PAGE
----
Sunday 9 June 2013

A new species of Ceratopsid Dinosaur from the Late Cretaceous of southern Alberta.

Ceratopsid Dinosaurs were a speciose group of large, herbivorous Dinosaurs from the Late Cretaceous of Asia and North America. They were large, quadruped Dinosaurs with distinctive neck-frills and horns, and many vertebrate paleaontologists have speculated that the large number of species may have been the result of sexual selection, as in many modern Mammals. The group do not show any great ecological diversity, but each species has a distinctive arrangement of horns and frill-ornaments; if this is a result of sexual selection it is likely that the males and females of many species have been described separately.

In a paper published in the Canadian Journal of Earth Science on 23 November 2013, Michael Ryan of the Department of Vertebrate Paleontology at Cleveland Museum of Natural History, David Evans of the Department of Natural History at the Royal Ontario Museum and the Department of Ecology and Evolutionary Biology at the University of Toronto, and Kieran Shepherd of Earth Sciences at the Canadian Museum of Nature, describe a new species of Ceratopsid Dinosaur from the Late Cretaceous of southern Alberta.

The new species is named Xenoceratops foremostensis, meaning 'The Alien Ceratopsid from the Foremost Formation'; it is the first Ceratopsid ever found in the Foremost Formation, as well as being (by a small margin) the oldest Ceratopsid ever found in Canada. Xenoceratops foremostensis is described from fragmentary material from at least three individuals, all of which is derived from the skull; the post cranial anatomy of the species is unknown.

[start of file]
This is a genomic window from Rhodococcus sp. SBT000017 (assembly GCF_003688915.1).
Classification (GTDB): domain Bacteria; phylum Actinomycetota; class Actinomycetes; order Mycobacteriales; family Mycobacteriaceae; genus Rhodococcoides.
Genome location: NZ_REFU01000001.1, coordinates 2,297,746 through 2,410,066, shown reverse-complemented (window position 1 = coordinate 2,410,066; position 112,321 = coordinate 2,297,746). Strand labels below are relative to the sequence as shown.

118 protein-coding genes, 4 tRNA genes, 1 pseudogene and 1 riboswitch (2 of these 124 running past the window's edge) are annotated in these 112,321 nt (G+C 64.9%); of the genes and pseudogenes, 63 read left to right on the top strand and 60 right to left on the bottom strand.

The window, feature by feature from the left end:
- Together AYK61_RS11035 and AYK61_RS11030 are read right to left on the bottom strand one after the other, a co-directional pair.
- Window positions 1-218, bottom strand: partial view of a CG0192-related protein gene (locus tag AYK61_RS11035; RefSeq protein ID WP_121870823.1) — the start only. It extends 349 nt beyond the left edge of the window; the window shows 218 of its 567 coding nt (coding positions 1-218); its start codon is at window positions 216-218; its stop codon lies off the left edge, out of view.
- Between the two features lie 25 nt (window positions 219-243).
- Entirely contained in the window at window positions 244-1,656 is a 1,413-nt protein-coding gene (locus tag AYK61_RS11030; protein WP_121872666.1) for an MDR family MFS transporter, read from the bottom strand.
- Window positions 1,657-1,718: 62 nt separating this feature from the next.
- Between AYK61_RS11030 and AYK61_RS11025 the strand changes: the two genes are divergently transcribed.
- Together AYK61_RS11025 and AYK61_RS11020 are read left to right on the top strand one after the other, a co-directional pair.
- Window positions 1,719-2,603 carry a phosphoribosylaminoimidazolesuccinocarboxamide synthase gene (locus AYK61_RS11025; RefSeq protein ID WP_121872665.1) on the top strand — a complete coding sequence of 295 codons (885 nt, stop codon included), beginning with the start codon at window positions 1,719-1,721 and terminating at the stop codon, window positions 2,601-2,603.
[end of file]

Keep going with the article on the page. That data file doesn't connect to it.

Material from the first specimen of Xenoceratops foremostensis. (A) Right P2 process. (B–D) Partial midline, left posterior, and lateral ramus: (B) posterior (ventral surface up, specimen rotated around the long axis of the P3 spike); (C) dorsal; and (D) ventral views. (E, F) Anteriormost left lateral ramus with contact for squamosal: (E) dorsal and (F) ventral views. P#, parietal process No.; PF, parietal fenestra; EP, epiparietal. Scale bar 5 cm. Ryan et al. (2012).

Material from the second specimen of Xenoceratops foremostensis. (A) Posterior, (B) dorsal, and (C) ventral views; (D) close-up of open suture for P3. P#, parietal process No.; P# sut, epiparietal sutural surface. Scale bar 10 cm. Ryan et al. (2012).

Material from the third specimen of Xenoceratops foremostensis. (A) Dorsal and (B) ventral views. P#, parietal process No. Scale bar 10 cm. Ryan et al. (2012).

Reconstructions of Centrosaurinae parietals. (A) Xenoceratops foremostensis; (B) Centrosaurus apertus; (C) Styracosaurus albertensis; (D) Achelousaurus horneri; (E) Albertaceratops nesmoi; (F) Pachyrhinosaurus lakustai; (G) Einiosaurus procurvicornus(H) Diabloceratops eatoniRyan et al. (2012).

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